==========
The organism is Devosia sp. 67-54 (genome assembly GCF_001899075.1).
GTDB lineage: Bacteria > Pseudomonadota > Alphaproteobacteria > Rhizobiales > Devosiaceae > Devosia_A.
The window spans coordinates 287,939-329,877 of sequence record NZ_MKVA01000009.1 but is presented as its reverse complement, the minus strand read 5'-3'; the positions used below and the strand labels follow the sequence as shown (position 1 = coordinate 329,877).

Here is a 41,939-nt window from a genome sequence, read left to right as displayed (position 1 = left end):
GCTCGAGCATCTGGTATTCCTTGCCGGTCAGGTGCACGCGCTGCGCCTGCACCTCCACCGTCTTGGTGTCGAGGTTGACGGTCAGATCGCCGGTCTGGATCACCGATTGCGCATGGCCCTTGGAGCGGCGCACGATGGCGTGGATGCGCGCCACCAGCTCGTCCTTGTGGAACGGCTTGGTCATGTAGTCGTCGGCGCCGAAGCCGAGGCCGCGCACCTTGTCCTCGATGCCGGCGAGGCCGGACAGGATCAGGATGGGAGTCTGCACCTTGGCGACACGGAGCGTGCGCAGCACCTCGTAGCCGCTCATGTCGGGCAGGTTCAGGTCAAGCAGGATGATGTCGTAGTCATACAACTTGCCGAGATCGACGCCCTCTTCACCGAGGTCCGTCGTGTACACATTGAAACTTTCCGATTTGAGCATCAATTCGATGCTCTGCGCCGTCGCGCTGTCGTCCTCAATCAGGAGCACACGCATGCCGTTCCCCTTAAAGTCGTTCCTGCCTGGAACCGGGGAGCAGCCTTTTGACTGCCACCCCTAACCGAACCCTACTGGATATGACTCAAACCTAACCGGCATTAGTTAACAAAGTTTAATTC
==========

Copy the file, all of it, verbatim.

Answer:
The organism is Devosia sp. 67-54 (genome assembly GCF_001899075.1).
GTDB lineage: Bacteria > Pseudomonadota > Alphaproteobacteria > Rhizobiales > Devosiaceae > Devosia_A.
The window spans coordinates 287,939-329,877 of sequence record NZ_MKVA01000009.1 but is presented as its reverse complement, the minus strand read 5'-3'; the positions used below and the strand labels follow the sequence as shown (position 1 = coordinate 329,877).

Here is a 41,939-nt window from a genome sequence, read left to right as displayed (position 1 = left end):
GCTCGAGCATCTGGTATTCCTTGCCGGTCAGGTGCACGCGCTGCGCCTGCACCTCCACCGTCTTGGTGTCGAGGTTGACGGTCAGATCGCCGGTCTGGATCACCGATTGCGCATGGCCCTTGGAGCGGCGCACGATGGCGTGGATGCGCGCCACCAGCTCGTCCTTGTGGAACGGCTTGGTCATGTAGTCGTCGGCGCCGAAGCCGAGGCCGCGCACCTTGTCCTCGATGCCGGCGAGGCCGGACAGGATCAGGATGGGAGTCTGCACCTTGGCGACACGGAGCGTGCGCAGCACCTCGTAGCCGCTCATGTCGGGCAGGTTCAGGTCAAGCAGGATGATGTCGTAGTCATACAACTTGCCGAGATCGACGCCCTCTTCACCGAGGTCCGTCGTGTACACATTGAAACTTTCCGATTTGAGCATCAATTCGATGCTCTGCGCCGTCGCGCTGTCGTCCTCAATCAGGAGCACACGCATGCCGTTCCCCTTAAAGTCGTTCCTGCCTGGAACCGGGGAGCAGCCTTTTGACTGCCACCCCTAACCGAACCCTACTGGATATGACTCAAACCTAACCGGCATTAGTTAACAAAGTTTAATTC